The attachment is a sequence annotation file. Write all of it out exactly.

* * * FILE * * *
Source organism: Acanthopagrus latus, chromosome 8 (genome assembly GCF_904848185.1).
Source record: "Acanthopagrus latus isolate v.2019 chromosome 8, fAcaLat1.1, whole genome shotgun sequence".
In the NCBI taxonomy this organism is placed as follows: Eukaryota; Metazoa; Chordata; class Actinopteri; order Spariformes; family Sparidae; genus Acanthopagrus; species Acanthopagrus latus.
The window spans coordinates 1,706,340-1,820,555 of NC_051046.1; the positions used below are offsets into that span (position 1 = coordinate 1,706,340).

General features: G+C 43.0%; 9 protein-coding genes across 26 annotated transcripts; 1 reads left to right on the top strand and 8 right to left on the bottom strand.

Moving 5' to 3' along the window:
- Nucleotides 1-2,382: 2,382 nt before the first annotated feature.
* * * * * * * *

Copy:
Source organism: Acanthopagrus latus, chromosome 8 (genome assembly GCF_904848185.1).
Source record: "Acanthopagrus latus isolate v.2019 chromosome 8, fAcaLat1.1, whole genome shotgun sequence".
In the NCBI taxonomy this organism is placed as follows: Eukaryota; Metazoa; Chordata; class Actinopteri; order Spariformes; family Sparidae; genus Acanthopagrus; species Acanthopagrus latus.
The window spans coordinates 1,706,340-1,820,555 of NC_051046.1; the positions used below are offsets into that span (position 1 = coordinate 1,706,340).

General features: G+C 43.0%; 9 protein-coding genes across 26 annotated transcripts; 1 reads left to right on the top strand and 8 right to left on the bottom strand.

Moving 5' to 3' along the window:
- Nucleotides 1-2,382: 2,382 nt before the first annotated feature.